Mac Musings

Tiger Means Don't Buy a New Mac Until April 29

Dan Knight - 2005.04.12 - Tip Jar

Thinking about buying a brand new Mac? If at all possible, postpone that purchase until April 29. That's when Apple begins shipping Tiger (Mac OS X 10.4).

Catch a Tiger

If Apple follows form, the only people who won't have to pay full price for Tiger are those who buy a new Mac between now and April 29. They'll be able to upgrade for just US$20. The rest of us are expected to pay US$129 - unless we can find a better deal. (Hint: Amazon.com is offering a US$35 rebate on Tiger.)

In the past, Apple has offered a five-user family pack for US$199. I hope they'll do so again, as we have three eMacs, two PowerBooks, two iBooks, and a couple 333 MHz iMacs in the family. [Update: Apple is offering a family pack. Amazon.com is selling it for US$199.99 shipped and offers a US$50 mail-in rebate.]

Although it's disappointing that Apple doesn't offer any kind of discount when upgrading (yes, I know that we're beating a dead horse), that also means that we'll be free to put (or leave) OS X 10.3 on five of the Macs that didn't ship with it. (The 1.25 GHz eMacs came with 10.3.) After I pick up a family pack (fingers crossed that Apple will offer it!), I may finally try 10.3 on the beige Power Mac G3 using the XPostFacto installer.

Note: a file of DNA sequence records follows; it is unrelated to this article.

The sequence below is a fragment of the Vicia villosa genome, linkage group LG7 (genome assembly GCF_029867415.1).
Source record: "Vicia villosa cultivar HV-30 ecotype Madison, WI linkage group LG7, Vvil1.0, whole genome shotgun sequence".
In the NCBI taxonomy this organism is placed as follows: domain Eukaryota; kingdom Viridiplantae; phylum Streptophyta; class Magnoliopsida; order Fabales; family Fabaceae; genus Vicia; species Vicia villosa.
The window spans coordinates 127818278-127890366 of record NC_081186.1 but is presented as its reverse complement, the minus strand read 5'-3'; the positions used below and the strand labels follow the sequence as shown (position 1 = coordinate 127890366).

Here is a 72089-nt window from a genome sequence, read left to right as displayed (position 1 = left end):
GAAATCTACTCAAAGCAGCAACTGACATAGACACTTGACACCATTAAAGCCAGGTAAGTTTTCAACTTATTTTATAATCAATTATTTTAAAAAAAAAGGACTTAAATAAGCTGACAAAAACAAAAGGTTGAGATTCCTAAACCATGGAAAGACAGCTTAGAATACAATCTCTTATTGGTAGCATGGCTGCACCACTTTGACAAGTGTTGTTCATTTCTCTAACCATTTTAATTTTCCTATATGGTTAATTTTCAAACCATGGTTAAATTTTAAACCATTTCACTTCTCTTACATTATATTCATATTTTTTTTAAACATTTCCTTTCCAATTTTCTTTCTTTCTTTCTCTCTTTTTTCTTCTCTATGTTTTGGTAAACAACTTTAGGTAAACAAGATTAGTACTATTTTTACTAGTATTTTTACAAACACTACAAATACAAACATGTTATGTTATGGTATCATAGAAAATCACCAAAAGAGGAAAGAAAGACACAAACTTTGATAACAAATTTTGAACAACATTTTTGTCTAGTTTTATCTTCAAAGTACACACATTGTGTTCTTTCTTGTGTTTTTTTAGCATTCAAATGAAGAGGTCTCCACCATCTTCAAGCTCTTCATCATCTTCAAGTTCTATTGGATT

Buy Your Mac with a Tiger

If you wait until April 29, Mac OS X 10.4 should be included with your new Mac. So if you've been sitting on the fence regarding new hardware, you could view it as saving you US$129 by getting Tiger included with your new Mac.

I have a feeling that this will open the floodgates for Mac mini sales. Mac fans have known that Tiger was due in the first half of 2005, and I'm sure some have postponed buying a US$499 mini so they could stretch their dollars and get 10.4 for free with the computer.

I know that I've used Tiger as an excuse to not seriously consider the Mac mini. It's a tempting machine, especially for someone who moves every week (bird's nest custody - one week home with the boys, one week away from the house). I go through a fair bit of work keeping work files synchronized on two eMacs (home and apartment) and my PowerBook G4/400.